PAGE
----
Liberia in a Vicious Political Industrial System
By Geepu Nah Tiepoh
May 15, 2002
Liberians are being sacrificed in a kind of political industrial system in which their lives are viewed by political-ego chasers as mere raw materials consumable in the process of manufacturing and safeguarding state power. Just as in a typical economic industrial manufacturing process, where certain goods are used up as intermediate inputs to produce others, in the Liberian political manufacturing system the lives and wellbeing of human beings are treated as intermediate, disposable raw materials.
For more than a decade now, the savage dynamics of this political manufacturing complex have been unfolding in our country. Thus, in producing the current international pariah regime headed by Charles Taylor, 250,000 Liberian lives were wantonly consumed in the manufacturing process. This excludes the heavy psychological, economic, and physical damages inflicted upon the people. However, since Liberians made these gigantic sacrifices five year ago, the political outcome has not benefited them. Rather, the population that survived the pre-1997 deadly manufacturing experiments has since been subjected to another round of these killer experiments. In the past five years, since springing to power from the blood and carcasses of the Liberian masses, the Taylor regime has been subjecting the people to untold economic suffering in the process of protecting state power.
The national economy now exists merely in the people’s desire and perseverance to survive. Economic growth and employment statistics are as pitiful as the silent death of the nation, with unemployment estimated around 85%. According to fresh reports from Monrovia, the price of a regular 100-pound bag of rice (the national staple) has now jumped to about US$35 in a country where teachers, civil servants, and other employees are supposed to make only half of that amount per month. Under the Taylor plague there has been a virtual collapse of Liberia’s international economic and diplomatic relations, rendering it impossible for the country to exploit its traditional sources of external finance and to reasonably manage its existing international financial obligations. Consequently, not only are the doors to new finance almost completely locked but also there is a loss of effective management of the country's existing external debts.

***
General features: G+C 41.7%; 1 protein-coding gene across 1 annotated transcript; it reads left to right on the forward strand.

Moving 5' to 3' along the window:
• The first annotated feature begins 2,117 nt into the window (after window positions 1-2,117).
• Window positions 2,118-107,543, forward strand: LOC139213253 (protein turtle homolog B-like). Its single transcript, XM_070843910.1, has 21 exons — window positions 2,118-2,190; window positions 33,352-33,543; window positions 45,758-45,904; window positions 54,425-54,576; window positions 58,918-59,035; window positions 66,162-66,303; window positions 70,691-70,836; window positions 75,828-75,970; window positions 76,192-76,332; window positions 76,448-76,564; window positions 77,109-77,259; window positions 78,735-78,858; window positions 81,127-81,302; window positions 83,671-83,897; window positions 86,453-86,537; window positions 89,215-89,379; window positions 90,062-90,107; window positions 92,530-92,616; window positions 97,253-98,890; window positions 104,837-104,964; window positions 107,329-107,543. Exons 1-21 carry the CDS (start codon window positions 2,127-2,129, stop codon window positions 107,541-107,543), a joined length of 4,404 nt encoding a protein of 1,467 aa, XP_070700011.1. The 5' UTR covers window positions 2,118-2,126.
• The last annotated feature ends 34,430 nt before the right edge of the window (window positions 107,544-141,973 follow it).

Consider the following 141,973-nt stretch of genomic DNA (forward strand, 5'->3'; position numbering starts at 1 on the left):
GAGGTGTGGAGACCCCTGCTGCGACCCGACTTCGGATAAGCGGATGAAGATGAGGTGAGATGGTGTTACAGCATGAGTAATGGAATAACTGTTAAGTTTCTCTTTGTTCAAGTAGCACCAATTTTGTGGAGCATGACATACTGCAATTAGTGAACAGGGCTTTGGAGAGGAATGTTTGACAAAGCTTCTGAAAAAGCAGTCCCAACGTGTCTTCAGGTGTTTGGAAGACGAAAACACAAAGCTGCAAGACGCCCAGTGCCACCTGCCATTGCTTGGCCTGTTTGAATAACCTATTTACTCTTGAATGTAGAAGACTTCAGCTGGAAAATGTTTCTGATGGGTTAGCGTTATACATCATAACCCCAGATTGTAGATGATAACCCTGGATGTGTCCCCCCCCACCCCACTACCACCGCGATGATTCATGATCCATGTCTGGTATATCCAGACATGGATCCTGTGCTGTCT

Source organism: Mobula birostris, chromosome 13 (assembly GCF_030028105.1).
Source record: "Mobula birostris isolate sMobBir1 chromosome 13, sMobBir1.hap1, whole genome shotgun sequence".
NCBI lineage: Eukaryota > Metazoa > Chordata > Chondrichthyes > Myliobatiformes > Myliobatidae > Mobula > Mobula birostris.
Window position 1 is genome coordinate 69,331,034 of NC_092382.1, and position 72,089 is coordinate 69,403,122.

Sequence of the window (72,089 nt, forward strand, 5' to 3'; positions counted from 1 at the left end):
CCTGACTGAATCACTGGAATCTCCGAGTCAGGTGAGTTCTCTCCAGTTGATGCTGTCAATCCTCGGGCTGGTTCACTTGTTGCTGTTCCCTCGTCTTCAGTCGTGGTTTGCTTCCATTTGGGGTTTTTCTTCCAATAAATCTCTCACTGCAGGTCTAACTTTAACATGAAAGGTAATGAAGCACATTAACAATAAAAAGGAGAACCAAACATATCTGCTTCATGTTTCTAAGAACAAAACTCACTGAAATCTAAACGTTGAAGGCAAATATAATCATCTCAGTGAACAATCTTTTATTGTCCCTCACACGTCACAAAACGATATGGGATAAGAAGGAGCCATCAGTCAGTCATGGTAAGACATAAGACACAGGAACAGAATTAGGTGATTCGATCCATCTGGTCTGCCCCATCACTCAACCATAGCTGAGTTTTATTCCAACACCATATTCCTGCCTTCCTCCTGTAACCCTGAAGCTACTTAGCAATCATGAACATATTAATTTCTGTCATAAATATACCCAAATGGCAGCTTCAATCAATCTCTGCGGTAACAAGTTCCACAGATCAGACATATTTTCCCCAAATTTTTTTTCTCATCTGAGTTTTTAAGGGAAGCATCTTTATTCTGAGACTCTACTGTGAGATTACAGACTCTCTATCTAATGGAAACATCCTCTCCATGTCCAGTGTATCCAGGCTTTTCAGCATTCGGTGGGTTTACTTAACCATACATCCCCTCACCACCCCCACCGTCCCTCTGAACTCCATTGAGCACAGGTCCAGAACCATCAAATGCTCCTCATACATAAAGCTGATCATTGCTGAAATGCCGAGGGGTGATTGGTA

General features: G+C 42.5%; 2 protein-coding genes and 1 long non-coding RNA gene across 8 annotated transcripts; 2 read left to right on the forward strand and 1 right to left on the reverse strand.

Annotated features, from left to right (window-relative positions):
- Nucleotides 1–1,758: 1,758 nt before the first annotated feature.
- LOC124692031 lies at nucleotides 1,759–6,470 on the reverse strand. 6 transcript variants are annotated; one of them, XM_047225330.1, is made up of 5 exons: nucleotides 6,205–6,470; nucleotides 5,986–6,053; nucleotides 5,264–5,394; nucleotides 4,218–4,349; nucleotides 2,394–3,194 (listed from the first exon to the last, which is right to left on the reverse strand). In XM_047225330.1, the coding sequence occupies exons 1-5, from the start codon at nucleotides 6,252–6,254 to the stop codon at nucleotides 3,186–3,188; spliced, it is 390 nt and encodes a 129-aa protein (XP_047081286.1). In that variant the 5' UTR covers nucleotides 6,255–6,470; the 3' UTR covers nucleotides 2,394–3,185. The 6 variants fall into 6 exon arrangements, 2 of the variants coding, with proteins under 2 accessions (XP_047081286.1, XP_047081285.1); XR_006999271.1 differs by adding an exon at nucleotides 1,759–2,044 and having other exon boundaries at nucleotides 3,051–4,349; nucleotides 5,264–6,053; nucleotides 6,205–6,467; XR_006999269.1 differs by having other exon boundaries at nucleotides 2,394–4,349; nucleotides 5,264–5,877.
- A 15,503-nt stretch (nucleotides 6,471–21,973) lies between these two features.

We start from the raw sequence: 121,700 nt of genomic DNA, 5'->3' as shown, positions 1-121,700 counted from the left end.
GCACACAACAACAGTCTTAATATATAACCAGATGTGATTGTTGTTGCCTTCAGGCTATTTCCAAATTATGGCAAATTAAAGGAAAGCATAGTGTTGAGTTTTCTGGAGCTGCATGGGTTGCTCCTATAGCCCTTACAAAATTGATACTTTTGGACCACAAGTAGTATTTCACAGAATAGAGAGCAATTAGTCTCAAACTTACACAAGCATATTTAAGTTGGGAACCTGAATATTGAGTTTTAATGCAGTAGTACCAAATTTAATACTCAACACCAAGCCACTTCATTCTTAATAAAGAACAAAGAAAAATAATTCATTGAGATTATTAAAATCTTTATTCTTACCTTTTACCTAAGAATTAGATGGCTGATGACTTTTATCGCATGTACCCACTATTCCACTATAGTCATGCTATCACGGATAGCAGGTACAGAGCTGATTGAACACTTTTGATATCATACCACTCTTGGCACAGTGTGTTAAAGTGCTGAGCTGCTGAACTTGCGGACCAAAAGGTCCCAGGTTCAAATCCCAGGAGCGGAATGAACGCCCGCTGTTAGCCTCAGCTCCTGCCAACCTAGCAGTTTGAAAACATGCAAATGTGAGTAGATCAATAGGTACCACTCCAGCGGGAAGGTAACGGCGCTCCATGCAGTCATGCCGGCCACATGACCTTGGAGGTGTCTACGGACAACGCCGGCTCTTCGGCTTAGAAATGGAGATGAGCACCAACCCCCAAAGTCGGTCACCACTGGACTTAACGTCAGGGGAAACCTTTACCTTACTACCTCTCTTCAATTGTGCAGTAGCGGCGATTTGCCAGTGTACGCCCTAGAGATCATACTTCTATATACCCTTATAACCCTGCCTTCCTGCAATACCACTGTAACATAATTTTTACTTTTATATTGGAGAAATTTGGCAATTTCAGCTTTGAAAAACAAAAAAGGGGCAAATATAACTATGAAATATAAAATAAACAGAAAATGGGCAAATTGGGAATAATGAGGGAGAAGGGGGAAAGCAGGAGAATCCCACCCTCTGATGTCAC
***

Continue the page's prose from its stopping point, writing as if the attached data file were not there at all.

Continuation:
Parallel to the above is the fact that Liberia is now transformed into a battleground for anti-Taylor and pro-Taylor armed elements. This sad event only reflects the callousness and insensitivity of the Liberian political industrial complex and the men who manage and advocate it. That a group of human beings would pick up deadly weapons as a means of acquiring state power is bad enough, not only because in the process of doing so other human beings with no such weapons are victimized but also because the process often leads to a vicious circle of violent political manufacturing experiments in which more and more innocent people are consumed as raw materials. But resorting to arms as a means of acquiring power is even worse when those who have used them fail to place the power thus obtained at the service of their people. So far the Liberian experience with militaristic adventures has been negative, and there is no evidence that it will be positive in the future. This is why those who might have harbored initial faith in the reckless Taylor adventures may now be admitting their errors. And it is the same reason that Liberians should be cautious and suspicious of any current and future waves of militaristic political manufacturing experiments.
No amount of state power should be worth the blood of the people who were supposed to be uplifted by such power, especially when this power is going to be used to oppress and deprive them and their children. The international community must be reminded that for twelve years now Liberians have suffered unprecedented human destruction and economic emaciation under the Taylor factor. Only a few countries of the world (such as Rwanda, the Congo, and Sudan), in the last decade, have experienced greater destruction of human lives. And perhaps no country has suffered greater economic deprivations. The path to Liberia’s future does not lie in a vicious circle of dead-end political manufacturing experiments in which the attainment and protection of state power is an end itself. These experiments are prohibitively costly in terms of human lives and welfare, and they stifle economic, political and social progress. They must stop! The path to Liberia’s future lies in an internationally brokered ceasefire that will set the basis for a long-term peaceful solution to our national tragedy. This is not an easy path, but it is less costly than the alternative route of endless military insurgencies and counter-insurgencies under which Liberians have labored for so long.